New Jersey

No Plans to Change Indoor Dining in NJ, Vaccine Could Arrive Next Week

Gov. Phil Murphy said New Jersey is not at a point where it would enact additional restrictions. Hospitalizations are rising, but not near the spring peak.

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Some New Jerseyans could receive a vaccine against the coronavirus as soon as Monday depending on when the FDA authorizes it, state officials said in a news conference as the pandemic raged in the state and in its hopsitals.

Health Commissioner Judy Persichilli said the Garden State expects a first shipment of 76,000 doses to six hospitals that are ready to receive the Pfizer vaccine awaiting emergency authorization. The shipment would be sent within 24 hours of the FDA publishing its approval. Then, the supply of doses could take 24 to 72 hours to ship.

“We do expect doses every week, and then by the second week we’ll have doses of both Pfizer and Moderna," Persichilli said. "We are expecting Monday, Tuesday or Wednesday, people getting vaccinated,” she added later.

Officials have said the nation needs to hold out a bit longer before the several vaccines for the virus can be distributed to the broad population. One vaccine from Pfizer, pending emergency authorization from the FDA, could be administered to limited numbers of health care workers and the elderly as soon as next week.

Like other states, New Jersey is going to vaccinate health care workers and the elderly in its first phase of the rollout.

Earlier this week, Gov. Phil Murphy and Persichilli laid out the best- and worst-case scenarios as the state battles the pandemic. They projected a major strain on the state's hospitals by January if families gathered for December holidays and there were no change in compliance with mask mandates or guidance to avoid gatherings.

The state reported 3,821 new cases Friday, and 3,571 people with the virus are in hospitals. 421 people are on ventilators.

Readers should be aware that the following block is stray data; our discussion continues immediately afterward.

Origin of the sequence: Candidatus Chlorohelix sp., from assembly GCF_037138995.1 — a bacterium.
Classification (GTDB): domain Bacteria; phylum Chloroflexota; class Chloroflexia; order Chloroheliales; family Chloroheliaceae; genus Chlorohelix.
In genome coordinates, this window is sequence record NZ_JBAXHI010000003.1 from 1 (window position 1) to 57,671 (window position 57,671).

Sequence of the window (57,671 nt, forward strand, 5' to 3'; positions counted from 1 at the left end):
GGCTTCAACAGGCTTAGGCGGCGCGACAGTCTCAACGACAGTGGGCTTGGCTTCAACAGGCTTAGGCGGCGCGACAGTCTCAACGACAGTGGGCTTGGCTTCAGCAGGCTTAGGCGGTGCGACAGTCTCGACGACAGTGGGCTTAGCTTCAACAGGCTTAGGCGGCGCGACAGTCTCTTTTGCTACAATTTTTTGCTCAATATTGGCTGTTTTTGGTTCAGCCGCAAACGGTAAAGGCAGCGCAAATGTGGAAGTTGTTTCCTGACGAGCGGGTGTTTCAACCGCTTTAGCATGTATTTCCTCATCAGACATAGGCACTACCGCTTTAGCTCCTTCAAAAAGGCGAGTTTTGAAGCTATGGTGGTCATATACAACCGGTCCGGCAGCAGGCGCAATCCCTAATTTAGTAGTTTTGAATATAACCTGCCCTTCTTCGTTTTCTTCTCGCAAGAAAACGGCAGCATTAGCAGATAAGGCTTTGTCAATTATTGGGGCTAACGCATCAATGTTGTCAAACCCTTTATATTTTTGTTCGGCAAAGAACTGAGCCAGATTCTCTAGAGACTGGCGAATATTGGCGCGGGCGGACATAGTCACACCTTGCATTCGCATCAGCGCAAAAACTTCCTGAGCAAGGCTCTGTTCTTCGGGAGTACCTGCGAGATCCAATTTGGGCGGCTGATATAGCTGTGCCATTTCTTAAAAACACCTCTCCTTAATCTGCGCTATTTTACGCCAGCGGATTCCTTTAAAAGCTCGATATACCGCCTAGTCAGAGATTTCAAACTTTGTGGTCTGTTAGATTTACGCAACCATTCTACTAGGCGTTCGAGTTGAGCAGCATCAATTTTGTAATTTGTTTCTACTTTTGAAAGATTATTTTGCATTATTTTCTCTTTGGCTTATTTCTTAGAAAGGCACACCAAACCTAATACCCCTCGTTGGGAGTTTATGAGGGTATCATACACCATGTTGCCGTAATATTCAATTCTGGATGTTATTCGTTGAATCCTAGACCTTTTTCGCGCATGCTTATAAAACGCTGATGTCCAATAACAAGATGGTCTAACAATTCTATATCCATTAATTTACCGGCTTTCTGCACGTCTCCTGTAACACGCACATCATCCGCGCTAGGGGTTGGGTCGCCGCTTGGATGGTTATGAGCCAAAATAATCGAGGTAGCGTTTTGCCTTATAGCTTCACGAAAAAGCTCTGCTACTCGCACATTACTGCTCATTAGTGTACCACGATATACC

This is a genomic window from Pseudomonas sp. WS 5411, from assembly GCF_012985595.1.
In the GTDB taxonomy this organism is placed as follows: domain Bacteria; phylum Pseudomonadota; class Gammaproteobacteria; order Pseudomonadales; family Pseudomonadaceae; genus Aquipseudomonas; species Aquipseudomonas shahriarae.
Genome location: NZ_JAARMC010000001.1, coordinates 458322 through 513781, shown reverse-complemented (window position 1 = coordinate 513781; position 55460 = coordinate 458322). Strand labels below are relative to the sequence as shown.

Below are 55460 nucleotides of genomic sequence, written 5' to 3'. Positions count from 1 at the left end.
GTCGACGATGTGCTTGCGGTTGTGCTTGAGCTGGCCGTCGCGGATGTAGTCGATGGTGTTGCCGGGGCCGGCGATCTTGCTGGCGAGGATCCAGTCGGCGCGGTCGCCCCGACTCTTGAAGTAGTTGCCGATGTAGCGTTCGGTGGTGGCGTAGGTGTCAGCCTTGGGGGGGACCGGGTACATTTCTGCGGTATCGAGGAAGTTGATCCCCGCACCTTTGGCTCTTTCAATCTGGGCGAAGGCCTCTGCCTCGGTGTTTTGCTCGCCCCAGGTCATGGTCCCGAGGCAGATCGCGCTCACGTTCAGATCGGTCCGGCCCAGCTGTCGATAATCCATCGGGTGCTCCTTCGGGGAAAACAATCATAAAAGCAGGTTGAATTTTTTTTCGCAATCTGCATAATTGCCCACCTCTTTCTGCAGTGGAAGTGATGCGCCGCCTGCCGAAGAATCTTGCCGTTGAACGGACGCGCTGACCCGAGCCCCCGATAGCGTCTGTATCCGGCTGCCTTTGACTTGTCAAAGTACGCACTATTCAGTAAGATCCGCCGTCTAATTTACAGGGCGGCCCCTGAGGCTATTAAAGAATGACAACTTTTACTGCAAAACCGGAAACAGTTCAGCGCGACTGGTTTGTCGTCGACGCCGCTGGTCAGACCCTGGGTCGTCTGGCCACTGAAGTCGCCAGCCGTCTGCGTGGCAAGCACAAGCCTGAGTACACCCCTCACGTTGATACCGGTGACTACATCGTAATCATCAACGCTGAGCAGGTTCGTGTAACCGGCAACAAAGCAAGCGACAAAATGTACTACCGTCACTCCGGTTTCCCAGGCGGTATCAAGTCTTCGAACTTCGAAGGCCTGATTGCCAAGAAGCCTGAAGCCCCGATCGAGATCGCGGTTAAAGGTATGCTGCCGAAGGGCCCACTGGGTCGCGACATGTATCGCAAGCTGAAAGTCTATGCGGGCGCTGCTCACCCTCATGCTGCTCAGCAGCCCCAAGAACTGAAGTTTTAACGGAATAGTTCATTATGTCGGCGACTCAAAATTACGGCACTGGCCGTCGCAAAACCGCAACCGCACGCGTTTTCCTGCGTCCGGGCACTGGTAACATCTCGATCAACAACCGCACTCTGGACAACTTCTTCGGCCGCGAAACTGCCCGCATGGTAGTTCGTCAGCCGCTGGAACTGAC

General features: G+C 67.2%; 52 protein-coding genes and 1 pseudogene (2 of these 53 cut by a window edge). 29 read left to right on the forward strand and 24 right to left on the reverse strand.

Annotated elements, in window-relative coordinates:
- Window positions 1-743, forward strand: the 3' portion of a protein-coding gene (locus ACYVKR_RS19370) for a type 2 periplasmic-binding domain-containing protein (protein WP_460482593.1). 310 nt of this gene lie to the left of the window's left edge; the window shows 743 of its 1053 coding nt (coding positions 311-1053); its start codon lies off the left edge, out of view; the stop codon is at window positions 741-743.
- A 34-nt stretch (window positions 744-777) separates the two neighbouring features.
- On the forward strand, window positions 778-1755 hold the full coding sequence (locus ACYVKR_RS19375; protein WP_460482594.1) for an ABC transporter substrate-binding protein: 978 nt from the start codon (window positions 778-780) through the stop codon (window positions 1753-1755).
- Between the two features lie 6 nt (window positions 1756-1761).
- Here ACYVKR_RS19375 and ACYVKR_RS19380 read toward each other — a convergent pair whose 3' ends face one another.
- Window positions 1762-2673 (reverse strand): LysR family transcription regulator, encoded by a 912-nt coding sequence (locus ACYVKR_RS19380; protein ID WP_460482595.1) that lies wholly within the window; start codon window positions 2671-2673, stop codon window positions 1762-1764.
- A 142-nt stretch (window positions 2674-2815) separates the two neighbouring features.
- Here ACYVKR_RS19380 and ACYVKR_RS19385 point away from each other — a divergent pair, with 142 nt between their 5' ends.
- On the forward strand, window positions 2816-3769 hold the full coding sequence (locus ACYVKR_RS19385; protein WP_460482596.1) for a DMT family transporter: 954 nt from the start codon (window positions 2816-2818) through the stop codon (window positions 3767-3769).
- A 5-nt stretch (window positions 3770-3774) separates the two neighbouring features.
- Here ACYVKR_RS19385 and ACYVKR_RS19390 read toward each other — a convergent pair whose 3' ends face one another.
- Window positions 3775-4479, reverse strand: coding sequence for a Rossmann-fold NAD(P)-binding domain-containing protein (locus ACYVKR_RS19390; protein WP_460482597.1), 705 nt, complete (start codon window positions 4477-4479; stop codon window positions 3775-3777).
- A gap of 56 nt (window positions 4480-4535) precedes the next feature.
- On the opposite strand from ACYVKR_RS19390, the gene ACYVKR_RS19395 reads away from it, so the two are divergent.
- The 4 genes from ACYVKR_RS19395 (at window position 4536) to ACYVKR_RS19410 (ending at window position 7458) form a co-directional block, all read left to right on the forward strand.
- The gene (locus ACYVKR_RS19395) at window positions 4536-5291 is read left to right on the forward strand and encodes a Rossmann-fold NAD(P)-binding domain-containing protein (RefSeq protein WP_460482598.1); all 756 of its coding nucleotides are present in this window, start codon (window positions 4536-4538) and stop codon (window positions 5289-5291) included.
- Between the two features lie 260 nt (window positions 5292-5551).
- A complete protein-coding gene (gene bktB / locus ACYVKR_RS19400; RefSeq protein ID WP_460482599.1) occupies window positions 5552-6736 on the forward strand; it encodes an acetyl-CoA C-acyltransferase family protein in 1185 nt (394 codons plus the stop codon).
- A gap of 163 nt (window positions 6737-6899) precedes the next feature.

In mid-November, case counts per day surpassed the levels seen in the spring peak of the epidemic, the data shows.

In his own news conference Friday, Gov. Andrew Cuomo of New York announced a suspension to indoor dining in New York City for at least 2 weeks, beginning Monday, citing high hospitalizations for the virus.

And Pennsylvania Gov. Tom Wolf announced an indoor dining ban Thursday, saying new restrictions were needed as about a third of state hospitals in some regions were expecting staffing shortages. Some health systems are operating near 100% capacity in the Keystone State.

Murphy said New Jersey is not at a point where it would enact additional restrictions. Hospitalizations are rising, but not near the spring peak.

"Our high on April 14 was 8,270 COVID, but remember we had no elective surgery at that point. So that's a capacity that we do have the ability to create if we wanted to. That's the number, the ICU, the vents, it's hard count in a hospital making sure our health care system does not get overrun. And if we come anywhere close to that, we will take significant action."

So for now, the state will focus on targeting bars and restaurants that were found to have violated coronavirus safety guidelines.

“We still are staying with what we got, which is indoor dining subject to 25% capacity, closing by 10 p.m. is still our policy…,” Murphy said.

“We are trying to be as surgical as we can be, so if you’re not doing the right thing, it may not be tomorrow, but we’re going to find that out and we’re going to catch up with you and you’re going to pay the price for that," he added. "But the overwhelming amount of these folks are good actors.”

Among the 10 bars and restaurants listed in recent enforcement action were one in Atlantic City - suspended for 115 days, and one in Gloucester City suspended for 20 days for safety violations.

"Let these charges send a perfectly clear signal to any bar or restaurant owner that thinks that the rules don’t apply to them: this will happen to you," Murphy said.

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